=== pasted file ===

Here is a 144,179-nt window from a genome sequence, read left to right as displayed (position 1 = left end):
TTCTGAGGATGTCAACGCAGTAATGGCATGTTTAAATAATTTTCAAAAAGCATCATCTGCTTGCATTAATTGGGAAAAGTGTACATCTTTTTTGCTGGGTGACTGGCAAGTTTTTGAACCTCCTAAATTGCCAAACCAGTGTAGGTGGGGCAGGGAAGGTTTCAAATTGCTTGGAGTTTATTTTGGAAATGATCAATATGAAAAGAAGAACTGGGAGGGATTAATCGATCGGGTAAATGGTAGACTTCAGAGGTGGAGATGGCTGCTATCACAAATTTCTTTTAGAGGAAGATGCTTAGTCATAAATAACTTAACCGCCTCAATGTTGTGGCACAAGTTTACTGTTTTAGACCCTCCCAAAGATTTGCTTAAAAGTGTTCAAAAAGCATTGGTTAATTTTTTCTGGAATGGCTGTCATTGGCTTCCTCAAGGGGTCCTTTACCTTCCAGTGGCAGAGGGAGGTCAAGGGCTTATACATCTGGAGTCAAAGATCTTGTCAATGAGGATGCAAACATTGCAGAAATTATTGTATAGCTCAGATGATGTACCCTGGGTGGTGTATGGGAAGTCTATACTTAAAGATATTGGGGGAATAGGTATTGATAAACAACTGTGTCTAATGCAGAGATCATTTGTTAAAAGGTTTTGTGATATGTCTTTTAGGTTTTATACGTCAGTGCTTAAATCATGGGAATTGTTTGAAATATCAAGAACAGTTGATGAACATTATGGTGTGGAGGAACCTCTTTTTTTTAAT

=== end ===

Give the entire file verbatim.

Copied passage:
Here is a 144,179-nt window from a genome sequence, read left to right as displayed (position 1 = left end):
TTCTGAGGATGTCAACGCAGTAATGGCATGTTTAAATAATTTTCAAAAAGCATCATCTGCTTGCATTAATTGGGAAAAGTGTACATCTTTTTTGCTGGGTGACTGGCAAGTTTTTGAACCTCCTAAATTGCCAAACCAGTGTAGGTGGGGCAGGGAAGGTTTCAAATTGCTTGGAGTTTATTTTGGAAATGATCAATATGAAAAGAAGAACTGGGAGGGATTAATCGATCGGGTAAATGGTAGACTTCAGAGGTGGAGATGGCTGCTATCACAAATTTCTTTTAGAGGAAGATGCTTAGTCATAAATAACTTAACCGCCTCAATGTTGTGGCACAAGTTTACTGTTTTAGACCCTCCCAAAGATTTGCTTAAAAGTGTTCAAAAAGCATTGGTTAATTTTTTCTGGAATGGCTGTCATTGGCTTCCTCAAGGGGTCCTTTACCTTCCAGTGGCAGAGGGAGGTCAAGGGCTTATACATCTGGAGTCAAAGATCTTGTCAATGAGGATGCAAACATTGCAGAAATTATTGTATAGCTCAGATGATGTACCCTGGGTGGTGTATGGGAAGTCTATACTTAAAGATATTGGGGGAATAGGTATTGATAAACAACTGTGTCTAATGCAGAGATCATTTGTTAAAAGGTTTTGTGATATGTCTTTTAGGTTTTATACGTCAGTGCTTAAATCATGGGAATTGTTTGAAATATCAAGAACAGTTGATGAACATTATGGTGTGGAGGAACCTCTTTTTTTTAAT